11-Year-Old’s Life-Saving Sickle Cell Transplant Brings Family Even Closer Together

Kami and her parents/Photo: Be The Match

Kamryn Dukes, called Kami for short, is a warm, eloquent and motivated 11-year-old whose dream job is to become a professional singer and actress. She also wants to become a scientist.

Kami and her family lives in Oklahoma City, and she loves attending school, but her lifelong illness – sickle cell disease – has repeatedly caused her to miss half of each school year due to her symptoms.

“Kami has had well over 100 days in the hospital,” says her mother Ayeisha Dukes. “Even when not receiving inpatient treatment, she has debilitating pain almost daily, constant fatigue, and is limited greatly in regular daily activities.”

As a result, her parents now homeschool her.

“This was a difficult transition [for Kami] because she loves school and misses her friends terribly,” says Dukes. She adds that the activities of the school day often helped distract Kami from her chronic discomfort.

Kami has had a rough course since birth, Dukes explains, with her first hospital admission at only a few weeks old. Her first surgery was at 10 months old.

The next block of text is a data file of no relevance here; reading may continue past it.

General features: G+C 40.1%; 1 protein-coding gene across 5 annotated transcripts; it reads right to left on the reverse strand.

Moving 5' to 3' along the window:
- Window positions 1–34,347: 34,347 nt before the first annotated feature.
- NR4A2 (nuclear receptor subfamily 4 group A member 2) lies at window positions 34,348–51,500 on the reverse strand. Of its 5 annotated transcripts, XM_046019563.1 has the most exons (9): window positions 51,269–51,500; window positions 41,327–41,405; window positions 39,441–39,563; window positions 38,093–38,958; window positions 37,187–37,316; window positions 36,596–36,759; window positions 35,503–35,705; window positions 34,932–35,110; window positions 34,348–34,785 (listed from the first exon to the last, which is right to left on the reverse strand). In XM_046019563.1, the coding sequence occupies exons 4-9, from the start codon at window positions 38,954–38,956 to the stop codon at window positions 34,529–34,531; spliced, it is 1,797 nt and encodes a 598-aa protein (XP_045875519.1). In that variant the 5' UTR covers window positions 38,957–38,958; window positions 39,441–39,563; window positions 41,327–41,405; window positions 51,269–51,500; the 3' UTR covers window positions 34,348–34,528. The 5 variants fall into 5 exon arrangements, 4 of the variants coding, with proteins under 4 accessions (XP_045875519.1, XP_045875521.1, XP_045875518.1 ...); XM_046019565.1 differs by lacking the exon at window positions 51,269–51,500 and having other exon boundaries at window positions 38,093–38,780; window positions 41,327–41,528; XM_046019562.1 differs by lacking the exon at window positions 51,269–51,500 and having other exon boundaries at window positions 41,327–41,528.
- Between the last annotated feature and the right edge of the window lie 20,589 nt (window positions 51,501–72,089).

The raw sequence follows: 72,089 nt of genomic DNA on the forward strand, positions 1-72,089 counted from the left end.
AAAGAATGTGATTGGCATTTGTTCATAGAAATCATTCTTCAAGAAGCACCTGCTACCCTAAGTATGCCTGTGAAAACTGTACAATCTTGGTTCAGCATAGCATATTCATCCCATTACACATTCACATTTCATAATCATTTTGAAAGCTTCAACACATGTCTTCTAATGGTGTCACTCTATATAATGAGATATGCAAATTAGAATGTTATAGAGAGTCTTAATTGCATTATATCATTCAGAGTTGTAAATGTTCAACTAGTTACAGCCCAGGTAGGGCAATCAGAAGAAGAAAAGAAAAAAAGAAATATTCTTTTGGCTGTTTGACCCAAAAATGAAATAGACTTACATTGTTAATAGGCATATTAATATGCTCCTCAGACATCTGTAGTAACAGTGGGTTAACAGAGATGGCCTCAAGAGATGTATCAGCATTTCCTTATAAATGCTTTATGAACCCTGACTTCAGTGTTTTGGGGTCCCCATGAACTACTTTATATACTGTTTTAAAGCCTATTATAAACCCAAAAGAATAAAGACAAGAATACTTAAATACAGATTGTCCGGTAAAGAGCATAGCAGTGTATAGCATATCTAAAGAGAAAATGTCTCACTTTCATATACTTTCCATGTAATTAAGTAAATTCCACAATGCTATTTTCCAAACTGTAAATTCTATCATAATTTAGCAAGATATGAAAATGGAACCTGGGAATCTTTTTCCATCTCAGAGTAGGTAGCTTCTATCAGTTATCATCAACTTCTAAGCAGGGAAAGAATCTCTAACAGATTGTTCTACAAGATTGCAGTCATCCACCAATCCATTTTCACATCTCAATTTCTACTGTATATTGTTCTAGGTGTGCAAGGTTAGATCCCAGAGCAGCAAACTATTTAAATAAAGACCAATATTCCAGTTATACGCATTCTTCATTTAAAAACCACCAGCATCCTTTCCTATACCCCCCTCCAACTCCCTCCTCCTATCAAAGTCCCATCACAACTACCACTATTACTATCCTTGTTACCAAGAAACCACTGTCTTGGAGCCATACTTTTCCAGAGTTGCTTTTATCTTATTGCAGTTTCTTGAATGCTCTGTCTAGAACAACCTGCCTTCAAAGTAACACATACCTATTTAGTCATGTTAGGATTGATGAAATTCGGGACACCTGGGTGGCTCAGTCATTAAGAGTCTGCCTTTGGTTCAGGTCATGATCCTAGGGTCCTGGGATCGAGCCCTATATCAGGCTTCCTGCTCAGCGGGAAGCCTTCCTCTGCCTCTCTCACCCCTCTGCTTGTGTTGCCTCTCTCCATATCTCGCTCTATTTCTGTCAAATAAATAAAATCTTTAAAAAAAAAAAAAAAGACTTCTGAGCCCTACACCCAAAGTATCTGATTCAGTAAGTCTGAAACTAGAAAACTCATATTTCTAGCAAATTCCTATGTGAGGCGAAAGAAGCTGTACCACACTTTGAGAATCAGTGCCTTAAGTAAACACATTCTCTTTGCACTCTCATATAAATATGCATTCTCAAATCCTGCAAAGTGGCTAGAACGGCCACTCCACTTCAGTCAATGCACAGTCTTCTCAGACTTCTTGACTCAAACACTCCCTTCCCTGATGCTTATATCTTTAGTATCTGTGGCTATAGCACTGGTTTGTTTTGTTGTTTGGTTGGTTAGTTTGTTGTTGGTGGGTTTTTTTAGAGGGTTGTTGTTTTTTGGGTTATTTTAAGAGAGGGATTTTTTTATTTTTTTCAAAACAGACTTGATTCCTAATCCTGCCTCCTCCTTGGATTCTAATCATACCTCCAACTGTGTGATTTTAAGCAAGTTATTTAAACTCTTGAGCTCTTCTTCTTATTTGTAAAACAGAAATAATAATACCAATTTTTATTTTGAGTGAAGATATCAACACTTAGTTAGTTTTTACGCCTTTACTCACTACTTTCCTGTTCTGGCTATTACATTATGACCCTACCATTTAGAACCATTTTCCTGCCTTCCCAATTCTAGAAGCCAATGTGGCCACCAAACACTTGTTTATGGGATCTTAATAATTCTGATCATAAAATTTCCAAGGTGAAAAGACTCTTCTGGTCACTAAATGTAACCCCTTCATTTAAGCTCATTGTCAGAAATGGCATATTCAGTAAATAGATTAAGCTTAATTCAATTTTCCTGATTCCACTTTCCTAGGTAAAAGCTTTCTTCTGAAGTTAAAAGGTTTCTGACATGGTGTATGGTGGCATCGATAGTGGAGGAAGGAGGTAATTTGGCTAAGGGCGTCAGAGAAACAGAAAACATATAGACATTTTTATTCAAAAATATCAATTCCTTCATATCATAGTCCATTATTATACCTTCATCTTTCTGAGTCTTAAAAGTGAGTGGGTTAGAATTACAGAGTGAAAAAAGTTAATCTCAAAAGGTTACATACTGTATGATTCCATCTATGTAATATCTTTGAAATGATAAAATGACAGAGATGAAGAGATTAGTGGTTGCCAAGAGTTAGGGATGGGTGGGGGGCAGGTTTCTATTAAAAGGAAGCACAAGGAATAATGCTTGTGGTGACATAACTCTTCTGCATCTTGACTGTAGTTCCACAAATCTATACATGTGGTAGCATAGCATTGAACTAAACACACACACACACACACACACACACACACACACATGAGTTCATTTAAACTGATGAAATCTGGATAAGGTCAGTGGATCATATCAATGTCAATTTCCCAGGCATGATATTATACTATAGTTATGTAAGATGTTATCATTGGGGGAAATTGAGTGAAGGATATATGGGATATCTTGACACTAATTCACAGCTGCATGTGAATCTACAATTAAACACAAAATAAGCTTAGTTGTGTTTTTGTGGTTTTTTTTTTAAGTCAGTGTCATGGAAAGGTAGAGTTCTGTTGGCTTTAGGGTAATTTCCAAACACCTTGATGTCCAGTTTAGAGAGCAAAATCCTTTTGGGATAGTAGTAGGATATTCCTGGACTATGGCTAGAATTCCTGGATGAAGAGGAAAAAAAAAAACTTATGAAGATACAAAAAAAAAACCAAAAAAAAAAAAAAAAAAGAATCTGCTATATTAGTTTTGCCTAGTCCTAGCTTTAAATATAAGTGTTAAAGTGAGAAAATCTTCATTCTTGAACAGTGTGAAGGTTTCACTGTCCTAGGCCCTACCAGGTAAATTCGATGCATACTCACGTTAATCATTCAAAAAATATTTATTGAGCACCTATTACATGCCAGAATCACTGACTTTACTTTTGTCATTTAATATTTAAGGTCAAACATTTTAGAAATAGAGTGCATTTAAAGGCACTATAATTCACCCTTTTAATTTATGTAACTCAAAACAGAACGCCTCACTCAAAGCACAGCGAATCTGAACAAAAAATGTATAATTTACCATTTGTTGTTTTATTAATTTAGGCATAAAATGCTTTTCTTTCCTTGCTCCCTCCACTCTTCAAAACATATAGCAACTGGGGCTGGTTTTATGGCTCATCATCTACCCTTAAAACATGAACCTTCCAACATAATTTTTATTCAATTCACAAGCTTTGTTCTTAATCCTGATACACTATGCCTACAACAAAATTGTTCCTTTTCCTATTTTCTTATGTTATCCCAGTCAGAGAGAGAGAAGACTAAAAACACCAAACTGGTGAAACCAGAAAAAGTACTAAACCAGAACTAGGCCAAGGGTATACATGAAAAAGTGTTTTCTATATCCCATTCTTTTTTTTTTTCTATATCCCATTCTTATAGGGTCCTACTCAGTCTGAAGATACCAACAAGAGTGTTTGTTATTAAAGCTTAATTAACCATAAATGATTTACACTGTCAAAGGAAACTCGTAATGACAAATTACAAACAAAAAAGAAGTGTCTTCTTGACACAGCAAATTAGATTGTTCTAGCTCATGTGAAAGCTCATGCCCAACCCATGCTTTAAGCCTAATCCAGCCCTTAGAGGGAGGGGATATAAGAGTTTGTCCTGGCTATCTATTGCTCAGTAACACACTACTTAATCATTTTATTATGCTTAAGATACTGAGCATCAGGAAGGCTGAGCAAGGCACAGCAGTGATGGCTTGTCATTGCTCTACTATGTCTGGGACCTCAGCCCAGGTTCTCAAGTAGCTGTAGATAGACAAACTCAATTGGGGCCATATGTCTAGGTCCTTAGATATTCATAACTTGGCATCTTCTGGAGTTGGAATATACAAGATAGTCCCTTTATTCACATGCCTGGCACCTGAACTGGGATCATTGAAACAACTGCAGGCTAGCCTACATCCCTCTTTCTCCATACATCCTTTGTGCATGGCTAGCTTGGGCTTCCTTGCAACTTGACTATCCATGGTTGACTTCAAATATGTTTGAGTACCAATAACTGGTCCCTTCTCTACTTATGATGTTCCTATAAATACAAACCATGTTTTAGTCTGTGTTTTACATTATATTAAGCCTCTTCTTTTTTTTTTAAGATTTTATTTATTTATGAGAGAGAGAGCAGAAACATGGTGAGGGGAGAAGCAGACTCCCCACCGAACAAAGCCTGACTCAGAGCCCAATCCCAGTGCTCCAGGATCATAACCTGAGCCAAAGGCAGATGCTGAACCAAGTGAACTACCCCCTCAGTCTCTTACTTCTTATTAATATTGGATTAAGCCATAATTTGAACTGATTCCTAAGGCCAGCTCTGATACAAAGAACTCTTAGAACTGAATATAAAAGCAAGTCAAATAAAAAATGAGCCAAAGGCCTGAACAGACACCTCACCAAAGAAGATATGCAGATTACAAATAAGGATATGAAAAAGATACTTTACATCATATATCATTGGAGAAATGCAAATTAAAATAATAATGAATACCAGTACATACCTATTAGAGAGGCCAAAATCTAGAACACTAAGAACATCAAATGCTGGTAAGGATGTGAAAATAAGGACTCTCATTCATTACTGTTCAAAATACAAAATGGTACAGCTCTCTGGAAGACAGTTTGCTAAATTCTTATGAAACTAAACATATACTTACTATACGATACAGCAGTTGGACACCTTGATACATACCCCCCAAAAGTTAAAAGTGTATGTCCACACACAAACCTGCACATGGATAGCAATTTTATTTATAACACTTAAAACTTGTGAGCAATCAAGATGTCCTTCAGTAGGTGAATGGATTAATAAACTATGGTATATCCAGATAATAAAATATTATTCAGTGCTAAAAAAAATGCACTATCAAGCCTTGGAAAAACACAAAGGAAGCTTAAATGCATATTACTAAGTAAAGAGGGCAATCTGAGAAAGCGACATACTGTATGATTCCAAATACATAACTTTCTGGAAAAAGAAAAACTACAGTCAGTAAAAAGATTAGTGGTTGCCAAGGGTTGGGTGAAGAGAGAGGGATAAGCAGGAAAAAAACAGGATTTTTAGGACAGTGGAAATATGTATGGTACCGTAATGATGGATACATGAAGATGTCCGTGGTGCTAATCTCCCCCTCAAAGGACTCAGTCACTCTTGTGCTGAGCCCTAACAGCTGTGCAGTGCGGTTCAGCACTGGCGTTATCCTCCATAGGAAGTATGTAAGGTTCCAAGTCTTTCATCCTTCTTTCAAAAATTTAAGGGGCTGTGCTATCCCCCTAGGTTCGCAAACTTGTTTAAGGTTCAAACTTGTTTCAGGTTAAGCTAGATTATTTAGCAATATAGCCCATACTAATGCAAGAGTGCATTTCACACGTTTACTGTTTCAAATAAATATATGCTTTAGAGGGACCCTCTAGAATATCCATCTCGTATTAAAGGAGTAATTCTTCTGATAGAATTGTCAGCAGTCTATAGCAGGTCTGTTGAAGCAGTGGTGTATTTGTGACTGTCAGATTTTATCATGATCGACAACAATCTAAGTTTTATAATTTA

What is sickle cell disease?

The hallmark of sickle cell disease are pain crises, which occur because red blood cells that are normally round and disc-shaped are instead crescent or sickle-shaped due to abnormal hemoglobin. Since these cells are not flexible, they can stick to the walls of blood vessels, causing blockages that stop the flow of blood to organs or tissues, causing pain.

This inherited disease affects 100,000 people in the United States alone, predominately affecting African-Americans, Latinos and other minority groups.

Until recently, the only treatment for sickle cell disease was to treat the symptoms or prevent crises and infections. There hadn’t been a new treatment for sickle cell disease in decades. Recently, the FDA approved a new medication, called Endari, to decrease the number of pain crises and hospitalizations for those with sickle cell disease.

In addition to the usual treatment plans, there is now a chance at curing patients of sickle cell disease once and for all.

Transplantation as the answer

“We decided on a [bone] marrow transplant because it is the only cure for sickle cell disease currently,” Dukes says. “We could not accept that this was going to be her quality of life for the rest of her life.”